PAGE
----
Keeping the focus just on external-sector crises, what more might be done? Prevention, of course, is better than cure. Much more active capital-flow management would reduce the likelihood of crisis. The Fund has come a long way in acknowledging a role for capital-flow management, but still sees this as being at the very bottom of the policy toolbox, to be used only when all other measures have failed. This lukewarm acceptance needs to be replaced by extensive exploration in policy papers of all the operational issues involved, to make it clear that the Fund endorses such policies. Pre-crisis, what types of foreign inflows have the best risk/benefit trade-off, and what can be done to tip the mix of inflows to favour these? What domestic borrowers are likely to attract stable foreign inflows and which borrowers are the most likely to get into trouble? What are the most effective forms of capital-flow management?

If the crisis does arrive and, as suggested above, there is not enough assistance to fund the outflow, what next? The answer in 1997 was that GDP had to fall far enough to turn the current account deficit into a surplus big enough to fund the outflow. This is, to say the least, not ideal.

The better answer is to take measures which reduce the volume of crisis outflow. A temporary stand-still on foreign capital outflow is enough to solve a liquidity crisis. This was the measure taken, belatedly, in the case of South Korea in 1997. Where the foreign debt is unsustainable, the amount has to be reduced with a ‘bail-in’ of creditors, reducing the size of the liabilities through a ‘haircut’. This was the still-incomplete response in Greece, again arrived at only after a two-year delay which made matters much worse.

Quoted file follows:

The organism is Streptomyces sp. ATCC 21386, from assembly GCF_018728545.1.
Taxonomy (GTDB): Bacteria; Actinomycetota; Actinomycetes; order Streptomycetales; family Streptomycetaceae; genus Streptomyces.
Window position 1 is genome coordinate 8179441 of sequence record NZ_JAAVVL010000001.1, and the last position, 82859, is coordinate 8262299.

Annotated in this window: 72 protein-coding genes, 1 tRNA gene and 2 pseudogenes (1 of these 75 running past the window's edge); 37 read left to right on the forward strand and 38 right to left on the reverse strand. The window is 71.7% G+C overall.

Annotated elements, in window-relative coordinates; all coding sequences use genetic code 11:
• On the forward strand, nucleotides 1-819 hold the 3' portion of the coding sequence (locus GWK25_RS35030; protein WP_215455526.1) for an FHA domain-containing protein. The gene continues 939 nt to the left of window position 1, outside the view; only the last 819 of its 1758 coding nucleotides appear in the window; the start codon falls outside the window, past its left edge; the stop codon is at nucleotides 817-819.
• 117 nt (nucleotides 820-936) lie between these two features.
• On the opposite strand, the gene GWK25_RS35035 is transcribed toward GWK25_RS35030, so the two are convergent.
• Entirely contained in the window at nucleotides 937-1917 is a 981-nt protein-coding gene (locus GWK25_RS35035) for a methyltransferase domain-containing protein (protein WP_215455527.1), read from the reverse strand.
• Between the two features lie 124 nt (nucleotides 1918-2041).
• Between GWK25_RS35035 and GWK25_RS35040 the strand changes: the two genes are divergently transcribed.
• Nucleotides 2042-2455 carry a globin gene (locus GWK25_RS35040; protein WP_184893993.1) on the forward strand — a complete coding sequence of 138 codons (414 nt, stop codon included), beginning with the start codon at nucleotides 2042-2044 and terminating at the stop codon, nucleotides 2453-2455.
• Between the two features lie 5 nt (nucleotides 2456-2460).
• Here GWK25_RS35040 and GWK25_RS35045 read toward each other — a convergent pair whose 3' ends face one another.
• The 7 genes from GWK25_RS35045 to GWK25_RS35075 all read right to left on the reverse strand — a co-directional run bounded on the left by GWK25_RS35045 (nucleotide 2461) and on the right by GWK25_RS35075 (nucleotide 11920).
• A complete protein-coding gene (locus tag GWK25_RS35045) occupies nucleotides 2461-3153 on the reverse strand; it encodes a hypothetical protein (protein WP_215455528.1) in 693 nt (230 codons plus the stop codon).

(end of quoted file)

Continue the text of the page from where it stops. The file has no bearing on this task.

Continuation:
This type of response is hardly novel, but has often been resisted, including by the Fund. At the August 1997 donors’ meeting, Fund Deputy Managing Director Sugisaki, chairing the meeting, specifically banned discussion of this possibility, whether because of Fund doctrine at the time or to help Japanese creditor banks. In 2010, pressure from European authorities prevented a timely bail-in of Greek creditors.

Morris Goldstein summed this up in his post-mortem of the Asian crisis:

Relying more and at an earlier stage on ad hoc debt rescheduling to handle private sector debt insolvencies is the only way to get these rescue packages back to a reasonable size.

Sovereign debt ought to be the easiest to resolve in a crisis, but the Fund’s strenuous effort to put in place rescheduling procedures has fallen afoul of the Wall Street lobby, which wants to see debt as sacrosanct, always repaid in full. This is a fine principle, but every country has its domestic bankruptcy procedures, which allow a failed enterprise to restructure debt. Why not have the same for international debt? We are still a long way from any proper resolution process: just last year Elliot Management, a so-called ‘vulture fund’, successfully used US courts to obtain full repayment (with interest) for the Argentine defaulted debt that Elliot had purchased at huge discount.

Effective international debt-resolution procedures would also discipline the pre-crisis excessive inflows, reminding investors of the risk of default. The German and French banks which invested so enthusiastically into Greek government debt before 2010 might have been less eager if they had been more conscious that they might lose some or all of their money.